For $15,000, This A Four-Forty Four Door

Nice Price Or Crack PipeIs this used car a good deal? You decide!

Today’s Nice Price or Crack Pipe Maserati is all about the fours. Not only is it named Quattroporte - after its having that many doors - but it’s also shed its four-cam engine for one with fewer cams and, you guessed it, 440 cubic inches. Will you find however, that its price is worth forking over?

Let’s say you wanted to adopt a dog that, for whatever reason, had lost its tail. You wouldn't go to extreme measures to graft, say a spatula in its place, would you? That’s sort of what the builder of yesterday’s 13B-powered 1992 Porsche 968 did, and while I think we can all applaud the effort that went into it, pretty much everyone thought that adding Mazda to the mix was bad mojo. Not only that but 73% of you felt the same way about its price.


Long before Audi was naming their cars after the number of wheels the drivetrain could and would spin, Maserati was doing the same with the number of doors. In fact, the Quattroporte (four-door) name is the longest serving sobriquet in the Italian company’s repertoire.

Envisioned as a 4-door GT, the Quattroporte debuted in 1963 based off the Tipo 103 platform of the 5000 GT. Fast, luxurious, and exclusive, the original Quattroporte proved a worthy competitor to the likes of the Lagonda Rapide and Facel Vega Excellence.

By the time of the third generation - the less said about the Citroën-infused second the better - the Quattroporte had grown in proportion and in the process lost some of its lithe GT nature. Still, as evidenced by today’s candidate, it remains an imposing presence. It fact, I have a friend who used to own one and we dubbed it the Quattro-portly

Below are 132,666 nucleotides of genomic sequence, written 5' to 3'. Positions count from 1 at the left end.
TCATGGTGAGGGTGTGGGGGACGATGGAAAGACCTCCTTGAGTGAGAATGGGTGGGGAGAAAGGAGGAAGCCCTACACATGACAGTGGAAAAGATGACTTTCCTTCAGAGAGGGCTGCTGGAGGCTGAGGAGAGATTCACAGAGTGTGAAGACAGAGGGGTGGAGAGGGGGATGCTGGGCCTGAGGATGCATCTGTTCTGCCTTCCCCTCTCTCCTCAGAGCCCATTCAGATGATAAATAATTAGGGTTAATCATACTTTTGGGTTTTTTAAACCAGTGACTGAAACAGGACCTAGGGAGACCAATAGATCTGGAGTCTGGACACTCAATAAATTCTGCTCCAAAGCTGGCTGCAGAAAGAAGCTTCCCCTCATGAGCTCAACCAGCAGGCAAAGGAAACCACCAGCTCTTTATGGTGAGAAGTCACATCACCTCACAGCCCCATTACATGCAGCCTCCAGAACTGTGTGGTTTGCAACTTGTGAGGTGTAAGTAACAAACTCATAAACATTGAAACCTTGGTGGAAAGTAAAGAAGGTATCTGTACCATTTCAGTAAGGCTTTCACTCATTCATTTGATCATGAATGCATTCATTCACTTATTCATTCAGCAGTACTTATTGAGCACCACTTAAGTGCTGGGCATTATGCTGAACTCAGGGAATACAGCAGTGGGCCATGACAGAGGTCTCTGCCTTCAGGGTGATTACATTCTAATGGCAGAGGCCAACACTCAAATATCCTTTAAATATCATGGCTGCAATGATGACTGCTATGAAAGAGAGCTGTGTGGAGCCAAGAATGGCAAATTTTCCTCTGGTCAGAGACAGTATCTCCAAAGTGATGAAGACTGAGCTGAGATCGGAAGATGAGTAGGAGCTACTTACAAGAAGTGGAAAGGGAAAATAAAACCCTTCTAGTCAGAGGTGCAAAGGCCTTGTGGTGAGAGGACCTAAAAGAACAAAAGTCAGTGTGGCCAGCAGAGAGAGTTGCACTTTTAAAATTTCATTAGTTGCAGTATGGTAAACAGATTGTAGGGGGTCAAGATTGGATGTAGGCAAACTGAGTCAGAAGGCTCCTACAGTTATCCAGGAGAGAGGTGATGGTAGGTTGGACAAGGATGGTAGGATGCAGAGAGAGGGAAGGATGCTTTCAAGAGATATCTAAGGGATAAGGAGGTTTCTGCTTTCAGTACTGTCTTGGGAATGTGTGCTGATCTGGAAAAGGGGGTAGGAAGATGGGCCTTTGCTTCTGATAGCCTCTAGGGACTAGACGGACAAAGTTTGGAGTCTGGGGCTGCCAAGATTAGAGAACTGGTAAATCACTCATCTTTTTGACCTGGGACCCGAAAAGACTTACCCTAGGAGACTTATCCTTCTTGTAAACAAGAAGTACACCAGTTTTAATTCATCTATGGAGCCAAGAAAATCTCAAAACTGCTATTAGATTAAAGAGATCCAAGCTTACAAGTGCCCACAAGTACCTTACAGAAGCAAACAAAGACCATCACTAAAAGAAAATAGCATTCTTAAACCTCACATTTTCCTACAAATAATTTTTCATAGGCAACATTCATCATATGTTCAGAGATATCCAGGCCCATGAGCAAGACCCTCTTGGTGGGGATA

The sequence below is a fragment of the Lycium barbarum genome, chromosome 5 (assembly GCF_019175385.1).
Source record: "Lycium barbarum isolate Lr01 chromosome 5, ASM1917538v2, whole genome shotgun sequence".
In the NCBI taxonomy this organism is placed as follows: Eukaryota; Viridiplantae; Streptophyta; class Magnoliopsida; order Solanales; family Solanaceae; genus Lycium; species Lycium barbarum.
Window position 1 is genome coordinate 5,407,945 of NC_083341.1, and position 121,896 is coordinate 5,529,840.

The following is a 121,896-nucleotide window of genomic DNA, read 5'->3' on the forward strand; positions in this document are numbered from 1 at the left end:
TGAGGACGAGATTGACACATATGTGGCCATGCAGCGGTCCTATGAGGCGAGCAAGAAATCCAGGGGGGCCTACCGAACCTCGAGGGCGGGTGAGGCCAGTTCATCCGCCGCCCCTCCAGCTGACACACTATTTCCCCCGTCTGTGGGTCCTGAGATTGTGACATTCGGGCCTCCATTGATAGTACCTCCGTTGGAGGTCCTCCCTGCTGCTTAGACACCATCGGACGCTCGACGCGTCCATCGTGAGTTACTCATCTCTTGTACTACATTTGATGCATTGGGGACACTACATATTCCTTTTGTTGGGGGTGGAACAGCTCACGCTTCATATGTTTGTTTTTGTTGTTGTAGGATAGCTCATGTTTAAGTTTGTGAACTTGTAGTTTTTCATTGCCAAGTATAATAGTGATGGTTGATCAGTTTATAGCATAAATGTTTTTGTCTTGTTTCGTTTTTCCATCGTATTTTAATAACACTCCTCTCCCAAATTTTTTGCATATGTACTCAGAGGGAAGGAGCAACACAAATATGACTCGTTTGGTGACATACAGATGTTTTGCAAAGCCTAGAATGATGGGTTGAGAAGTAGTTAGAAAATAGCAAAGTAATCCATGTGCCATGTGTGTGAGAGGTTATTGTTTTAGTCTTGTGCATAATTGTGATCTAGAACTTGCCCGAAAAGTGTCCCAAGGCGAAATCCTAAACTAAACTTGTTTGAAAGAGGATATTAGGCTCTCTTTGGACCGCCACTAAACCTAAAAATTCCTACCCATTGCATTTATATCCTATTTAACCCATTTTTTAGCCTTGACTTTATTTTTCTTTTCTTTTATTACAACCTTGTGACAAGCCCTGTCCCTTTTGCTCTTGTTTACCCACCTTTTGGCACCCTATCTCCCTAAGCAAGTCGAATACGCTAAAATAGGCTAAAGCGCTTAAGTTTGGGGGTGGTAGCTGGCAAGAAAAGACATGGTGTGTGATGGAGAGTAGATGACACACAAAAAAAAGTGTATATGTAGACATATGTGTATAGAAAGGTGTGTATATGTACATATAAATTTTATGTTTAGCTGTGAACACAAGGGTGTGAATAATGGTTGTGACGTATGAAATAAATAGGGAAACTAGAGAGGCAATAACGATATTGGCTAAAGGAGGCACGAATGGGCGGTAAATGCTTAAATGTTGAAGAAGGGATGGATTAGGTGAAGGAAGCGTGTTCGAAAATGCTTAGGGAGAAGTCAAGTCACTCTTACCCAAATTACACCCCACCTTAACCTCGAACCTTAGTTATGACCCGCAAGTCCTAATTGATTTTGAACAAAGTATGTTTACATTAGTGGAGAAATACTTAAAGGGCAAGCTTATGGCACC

The third-gen cars were built between 1979 and 1990 with little visual change defining the years. This one's seller doesn’t give its model year, although it carries the Quattroporte badge on the boot rather than “4Porte” so it’s likely a post-’82.


The engine in the Quattroporte is the company’s glorious DOHC V8, a mill that can trace its lineage back to the legendary 450S racer, and which also saw duty in the likes of the Ghibli, Bora, and Khamsin.

This car no longer rocks its original all-alloy 4.9 V8, but instead has a 440 Wedge wedged under its massive hood. The 440 was built from ’66 through ’78, and was the last of Chrysler’s big block RBs. Remarkably, while Maserati was able to coax 295 horses from the four-cam 4.9, in four barrel form like on this car, the 440 netted out at just a little over 300 ponies. A six pack would boost that to 330. Bolting in the massive Mopar mill probably wasn’t too much of a sweat as the Quattroporte already came with a TorqueFlite 727 three speed to begin with.


According to the ad, the 440 is low mileage, and while not explicitly stated, it appears that buying the car gets you the original Maser engine as well - you know, to make into a coffee table or something.

The other aspects of the car seem serviceable, the ItalDesign-penned body looking straight and the ornate alloys seemingly intact, although they are coated in douchie gold. The interior is described as being like new, and if you haven’t ever experienced one of the eighties Maser insides, it is something to behold.


Falling somewhere in between the stoic severity of German luxury and the tacky bordellos that the American companies were foisting on their top customers, the Quattroporte’s interior is a riot of buttery leather, burlwood trim, and tasteful accoutrements, all contrasting with seats so overstuffed you’d expect doe-eyed Steve to be singing Blue’s Clues in one of them.


An ‘80s Quattroporte may not be the most engaging car to drive, but it still possesses a presence and gravitas few other sedans can equal. The fact that this one sports a 440 is a nut scratcher as it probably won’t make much difference in the long term cost of maintaining the car - the quad coil-overs for the rear suspension can seriously set you back nearly four grand - but should it actually come with the Maser mill too, then perhaps having an engine understudy is a wise move.

With a car seemingly centered on the number four - 4 doors, 440, 4 shocks, etc - it’s somewhat disappointing not to have its price be likewise quartet-related. The seller is in fact is asking $15,000 for this magnificent beast, which is not even cleanly divisible by four. That’s enough to drive OCD types crazy.


Would it also be crazy to spend that much for this Mopar-powered Maserati? What do you think, is $15,000 too much for this Italian Four Door? Or, does that price make buying this Quattroporte a forgone conclusion?

You decide!


Denver Craigslist, or go here if the ad disappears.

H/T to Bigblockbear for the hookup!

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